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Essay on Hamlet.

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Introduction

Essay on Hamlet William Shakespeare's "Hamlet" has come down to us as the classic tale of a person tormented by his indecisive nature. Early in the play , Hamlet , prince of Denmark , is visited by the ghost of his father, who was murdered some months before. The crime has remained unsolved, but the ghost tells Hamlet that the murderer was actually Hamlets uncle Cladius, who in the meantime has married Hamlet's mother and is now sitting on the throne. The ghost calls upon Hamlet to avenge his death by killing Claudius. This is where Hamlet's dilemma and the debate over whether or not he was truly " mad" begin.... Had Hamlet been an instinctual character, he would have immediately run and committed murder, and there would have been no play to speak of. But Hamlet cannot do this. He spends the next four and a half acts expressing his anxiety in little bursts of activity, most of which don't seem to get him any closer to avenging his father's death but which accentuate the debate over whether or not Hamlet was sane. Clearly, there is no question that hamlet is really not a play of action, it is a play of psychology under extreme stress. ...read more.

Middle

The conduct is perhaps not wholly secure against objections. The action is indeed for the most part in continual progression, but there are some scenes which neither forward nor retard it. Of the feigned madness of Hamlet there appears no adequate cause, for he does nothing which he might not have done with the reputation of sanity. He plays the madman most, when he treats Ophelia with so much rudeness, which seems to be useless and wanton cruelty. Hamlet is, through the whole play, rather an instrument than an agent. After he has, by the stratagem of the play, convicted the King, he makes no attempt to punish him, and his death is at last effected by an incident which Hamlet has no part in producing. The catastrophe is not very happily produced; the exchange of weapons is rather an expedient of necessity, than a stroke of art. A scheme might easily have been formed, to kill Hamlet with the dagger, and Laertes with the bowl. The poet is accused of having shewn little regard to poetical justice, and may be charged with equal neglect of poetical probability. The apparition left the regions of the dead to little purpose; the revenge which he demands is not obtained but by ...read more.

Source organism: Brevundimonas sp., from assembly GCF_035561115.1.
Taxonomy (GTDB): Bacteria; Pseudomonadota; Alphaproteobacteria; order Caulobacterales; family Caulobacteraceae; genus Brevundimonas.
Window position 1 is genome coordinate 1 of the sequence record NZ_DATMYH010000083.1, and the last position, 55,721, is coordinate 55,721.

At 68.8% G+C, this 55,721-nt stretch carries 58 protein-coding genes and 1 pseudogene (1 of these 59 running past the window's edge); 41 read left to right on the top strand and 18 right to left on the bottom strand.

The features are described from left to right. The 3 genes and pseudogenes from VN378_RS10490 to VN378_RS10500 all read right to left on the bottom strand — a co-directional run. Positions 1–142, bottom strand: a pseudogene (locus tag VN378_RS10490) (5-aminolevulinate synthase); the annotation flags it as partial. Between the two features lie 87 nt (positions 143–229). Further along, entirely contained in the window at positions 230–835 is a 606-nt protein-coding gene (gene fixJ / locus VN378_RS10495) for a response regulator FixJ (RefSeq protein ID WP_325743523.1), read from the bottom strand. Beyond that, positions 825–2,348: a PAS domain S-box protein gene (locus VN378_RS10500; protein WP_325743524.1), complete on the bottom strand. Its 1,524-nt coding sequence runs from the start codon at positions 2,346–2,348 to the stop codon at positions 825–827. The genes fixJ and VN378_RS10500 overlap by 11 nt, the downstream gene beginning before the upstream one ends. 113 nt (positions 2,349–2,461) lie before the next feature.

Conclusion

The soliloquy begins with Hamlet's thoughts on how time is running by and he still hasn't done anything. He says: "How all occasions do inform against me, And spur my dull revenge! What is a man, If his chief good and market of his time Be but to sleep and feed? a beast, no more." (Hamlet IV.iv. 32-35) In these lines Hamlet is thinking about all the time he has wasted in not taking action. He sees how everything around him is taking shape, all except his own actions. He goes on to say "Sure, he that made us with such large discourse, Looking before and after, gave us not that capability and god-like reason to fust in us unus'd "(36-39) Here Hamlet is saying that every man has reason, and that reason should be put to good use. He also expresses the thought that he has "......cause and will and strength and means to do't" (45-46) but still waits and thinks of taking action instead of taking action. Hamlet is, through the whole play, rather an instrument than an agent. After he has, by the stratagem of the play, convicted the King, he makes no attempt to punish him, and his death is at last effected by an incident which Hamlet has no part in producing. ...read more.

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